Taijh Alston, a redshirt junior defensive lineman for West Virginia University suffered the second major knee injury of his career in the second game of the 2019 season versus Missouri. During his rehab, the native of Lumberton, NC tore his Achilles tendon, which forced him to miss the entire 2020 season. The 6-foot-4, 245-pound defensive lineman began his college career at East Carolina, but before ever playing a down for the Pirates, he suffered his first major knee injury. He transferred to Copiah-Lincoln Community College in Wesson, Mississippi and had an impressive 2018 season, recording 78 tackles seven sacks and 15 tackles for loss. He transferred to West Virginia in 2019 and despite missing most of that season and the entire 2020 campaign, he has been a force for the Mountaineers this season. STATS: 33 tackles, 10 TFL, 5 Sacks, 3 QBH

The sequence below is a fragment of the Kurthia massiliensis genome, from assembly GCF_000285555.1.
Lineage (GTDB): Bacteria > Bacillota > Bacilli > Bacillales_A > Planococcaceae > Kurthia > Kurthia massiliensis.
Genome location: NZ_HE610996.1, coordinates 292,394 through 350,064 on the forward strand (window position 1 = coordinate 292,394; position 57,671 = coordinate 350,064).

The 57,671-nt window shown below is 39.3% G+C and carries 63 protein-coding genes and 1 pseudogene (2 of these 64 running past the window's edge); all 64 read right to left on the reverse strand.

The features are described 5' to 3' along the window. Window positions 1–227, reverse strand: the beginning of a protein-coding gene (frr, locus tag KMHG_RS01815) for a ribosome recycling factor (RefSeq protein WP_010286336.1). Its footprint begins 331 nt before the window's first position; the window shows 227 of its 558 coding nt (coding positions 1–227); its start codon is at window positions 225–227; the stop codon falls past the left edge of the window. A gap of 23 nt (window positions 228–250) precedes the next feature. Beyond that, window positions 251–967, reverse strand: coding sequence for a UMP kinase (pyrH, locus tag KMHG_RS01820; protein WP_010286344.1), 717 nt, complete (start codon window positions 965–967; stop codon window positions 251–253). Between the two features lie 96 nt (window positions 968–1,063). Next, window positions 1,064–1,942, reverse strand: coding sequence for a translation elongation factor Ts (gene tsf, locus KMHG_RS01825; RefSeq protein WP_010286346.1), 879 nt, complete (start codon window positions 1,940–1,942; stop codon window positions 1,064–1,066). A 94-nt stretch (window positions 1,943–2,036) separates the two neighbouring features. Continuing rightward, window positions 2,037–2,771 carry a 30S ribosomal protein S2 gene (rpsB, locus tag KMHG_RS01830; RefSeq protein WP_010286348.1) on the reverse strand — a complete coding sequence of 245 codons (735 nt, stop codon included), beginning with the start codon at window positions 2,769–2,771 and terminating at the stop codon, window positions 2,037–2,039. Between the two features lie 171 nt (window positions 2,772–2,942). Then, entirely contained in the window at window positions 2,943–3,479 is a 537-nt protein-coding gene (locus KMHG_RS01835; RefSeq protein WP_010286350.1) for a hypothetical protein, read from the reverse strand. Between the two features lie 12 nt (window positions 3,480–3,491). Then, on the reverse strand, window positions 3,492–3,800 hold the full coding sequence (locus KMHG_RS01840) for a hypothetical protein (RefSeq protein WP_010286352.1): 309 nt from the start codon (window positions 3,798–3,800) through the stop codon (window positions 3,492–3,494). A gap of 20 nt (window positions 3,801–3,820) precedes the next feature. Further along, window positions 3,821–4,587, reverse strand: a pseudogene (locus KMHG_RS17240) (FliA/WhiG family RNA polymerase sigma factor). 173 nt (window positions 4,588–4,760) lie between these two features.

Terrel Bernard a senior linebacker for Baylor University is unquestionably the heart and soul of the Baylor football team. The 6’-1” 222-lb La Porte, Texas native was the team leader in tackles, sacks and tackles for loss last season before suffering a torn labrum, dislocated shoulder and fractured glenoid at Iowa State on Nov. 7. The injury caused him to miss the rest of the season and refrain from all football activities for more than six months. His rehab process was a grind; he couldn’t move much at all and spent the first month post-injury in a sling. But all the hard work paid off when he took the field on opening day and recorded 9 tackles, 1 PD, 1 PBU and 1 QBH in the Bears 29-20 win over Texas State. He was named Big 12 Defensive Player of the Week after his performance in the Bears 27-14 win over No. 8 ranked Oklahoma on Nov 13 when he recorded 9 Tackles and 2 sacks. In the Bears thrilling BIG 12 Championship Game win versus Oklahoma State he recorded 10 tackles. STATS: 86 tackles, 10.5 TFL, 5.5 Sacks